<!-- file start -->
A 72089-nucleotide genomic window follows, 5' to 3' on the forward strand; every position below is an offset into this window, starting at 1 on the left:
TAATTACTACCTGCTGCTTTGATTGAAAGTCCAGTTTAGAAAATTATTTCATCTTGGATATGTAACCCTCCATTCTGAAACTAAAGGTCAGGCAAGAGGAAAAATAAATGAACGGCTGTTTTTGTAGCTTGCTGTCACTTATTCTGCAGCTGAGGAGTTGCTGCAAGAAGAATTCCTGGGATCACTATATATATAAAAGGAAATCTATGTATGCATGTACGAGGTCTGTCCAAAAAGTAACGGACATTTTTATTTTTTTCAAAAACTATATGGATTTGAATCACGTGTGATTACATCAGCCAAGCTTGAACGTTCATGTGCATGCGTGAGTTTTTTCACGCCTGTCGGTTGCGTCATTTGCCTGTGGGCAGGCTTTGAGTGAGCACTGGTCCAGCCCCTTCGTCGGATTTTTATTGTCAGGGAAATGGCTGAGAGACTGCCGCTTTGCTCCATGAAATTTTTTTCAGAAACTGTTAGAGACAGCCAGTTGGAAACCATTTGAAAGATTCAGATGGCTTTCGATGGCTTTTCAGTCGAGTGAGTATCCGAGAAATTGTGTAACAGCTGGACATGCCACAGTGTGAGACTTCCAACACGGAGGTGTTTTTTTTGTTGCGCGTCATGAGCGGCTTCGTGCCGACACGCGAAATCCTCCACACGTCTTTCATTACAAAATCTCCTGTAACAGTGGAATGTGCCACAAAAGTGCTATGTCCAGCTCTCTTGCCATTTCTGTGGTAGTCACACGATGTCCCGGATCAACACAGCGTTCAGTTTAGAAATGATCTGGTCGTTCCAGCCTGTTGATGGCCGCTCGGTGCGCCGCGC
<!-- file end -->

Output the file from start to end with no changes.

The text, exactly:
A 72089-nucleotide genomic window follows, 5' to 3' on the forward strand; every position below is an offset into this window, starting at 1 on the left:
TAATTACTACCTGCTGCTTTGATTGAAAGTCCAGTTTAGAAAATTATTTCATCTTGGATATGTAACCCTCCATTCTGAAACTAAAGGTCAGGCAAGAGGAAAAATAAATGAACGGCTGTTTTTGTAGCTTGCTGTCACTTATTCTGCAGCTGAGGAGTTGCTGCAAGAAGAATTCCTGGGATCACTATATATATAAAAGGAAATCTATGTATGCATGTACGAGGTCTGTCCAAAAAGTAACGGACATTTTTATTTTTTTCAAAAACTATATGGATTTGAATCACGTGTGATTACATCAGCCAAGCTTGAACGTTCATGTGCATGCGTGAGTTTTTTCACGCCTGTCGGTTGCGTCATTTGCCTGTGGGCAGGCTTTGAGTGAGCACTGGTCCAGCCCCTTCGTCGGATTTTTATTGTCAGGGAAATGGCTGAGAGACTGCCGCTTTGCTCCATGAAATTTTTTTCAGAAACTGTTAGAGACAGCCAGTTGGAAACCATTTGAAAGATTCAGATGGCTTTCGATGGCTTTTCAGTCGAGTGAGTATCCGAGAAATTGTGTAACAGCTGGACATGCCACAGTGTGAGACTTCCAACACGGAGGTGTTTTTTTTGTTGCGCGTCATGAGCGGCTTCGTGCCGACACGCGAAATCCTCCACACGTCTTTCATTACAAAATCTCCTGTAACAGTGGAATGTGCCACAAAAGTGCTATGTCCAGCTCTCTTGCCATTTCTGTGGTAGTCACACGATGTCCCGGATCAACACAGCGTTCAGTTTAGAAATGATCTGGTCGTTCCAGCCTGTTGATGGCCGCTCGGTGCGCCGCGC